One square metre of a vertical farm can support around the same number of plants as at least 50 square metres of conventional farmland – and consumes 95 % less water. And yet this knowledge is far from new. In 1972, on the basis of the very first studies, the Austrian mechanical engineer Othmar Ruthner recognised the potential of resource-friendly cultivation by means of vertical farming. This led to ‘growing towers’ in Vancouver, Moscow, Erevan, Leverkusen, Luleå, Tripoli, Langenlois, Wiener Neustadt – and in Vienna-Oberlaa. The latter was built to mark the International Garden Exhibition in 1974 but subsequently forgotten, especially as falling food prices led to the business model of ‘hyper-regional’ cultivation becoming obsolete.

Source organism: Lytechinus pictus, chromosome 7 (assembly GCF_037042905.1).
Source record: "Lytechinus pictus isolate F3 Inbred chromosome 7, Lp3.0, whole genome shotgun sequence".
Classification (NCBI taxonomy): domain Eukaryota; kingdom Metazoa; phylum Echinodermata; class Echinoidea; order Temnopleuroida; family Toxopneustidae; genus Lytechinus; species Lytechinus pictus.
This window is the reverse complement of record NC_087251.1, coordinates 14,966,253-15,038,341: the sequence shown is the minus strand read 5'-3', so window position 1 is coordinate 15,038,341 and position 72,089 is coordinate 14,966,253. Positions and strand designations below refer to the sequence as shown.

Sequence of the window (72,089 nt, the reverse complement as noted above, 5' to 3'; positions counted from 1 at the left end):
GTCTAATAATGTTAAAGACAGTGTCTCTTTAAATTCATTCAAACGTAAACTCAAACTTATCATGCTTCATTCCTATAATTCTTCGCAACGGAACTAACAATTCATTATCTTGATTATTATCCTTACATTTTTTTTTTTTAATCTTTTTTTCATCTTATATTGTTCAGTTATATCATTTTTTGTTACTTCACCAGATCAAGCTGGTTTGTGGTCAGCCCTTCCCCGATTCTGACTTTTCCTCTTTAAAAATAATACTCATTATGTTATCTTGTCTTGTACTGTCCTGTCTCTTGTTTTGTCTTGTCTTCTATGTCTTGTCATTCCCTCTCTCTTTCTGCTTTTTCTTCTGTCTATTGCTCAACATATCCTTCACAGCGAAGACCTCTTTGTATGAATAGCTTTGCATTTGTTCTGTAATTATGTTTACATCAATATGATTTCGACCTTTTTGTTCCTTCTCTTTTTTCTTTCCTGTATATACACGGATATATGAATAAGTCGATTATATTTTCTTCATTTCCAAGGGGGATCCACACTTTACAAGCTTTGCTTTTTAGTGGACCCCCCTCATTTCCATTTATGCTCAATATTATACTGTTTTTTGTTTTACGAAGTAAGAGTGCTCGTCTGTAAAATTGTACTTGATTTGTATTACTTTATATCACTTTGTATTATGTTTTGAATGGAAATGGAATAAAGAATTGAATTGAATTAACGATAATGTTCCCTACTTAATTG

Now, perhaps the last of the approximately 30 towers designed around the world by Othmar Ruthner is being transformed for the 21st century. Daniel Podmirseg and his team from vfi – the vertical farm institute – are ensuring that Ruthner's legacy is being gradually reactivated and presented to the public within the framework of participative projects. The start is planned for October 2020.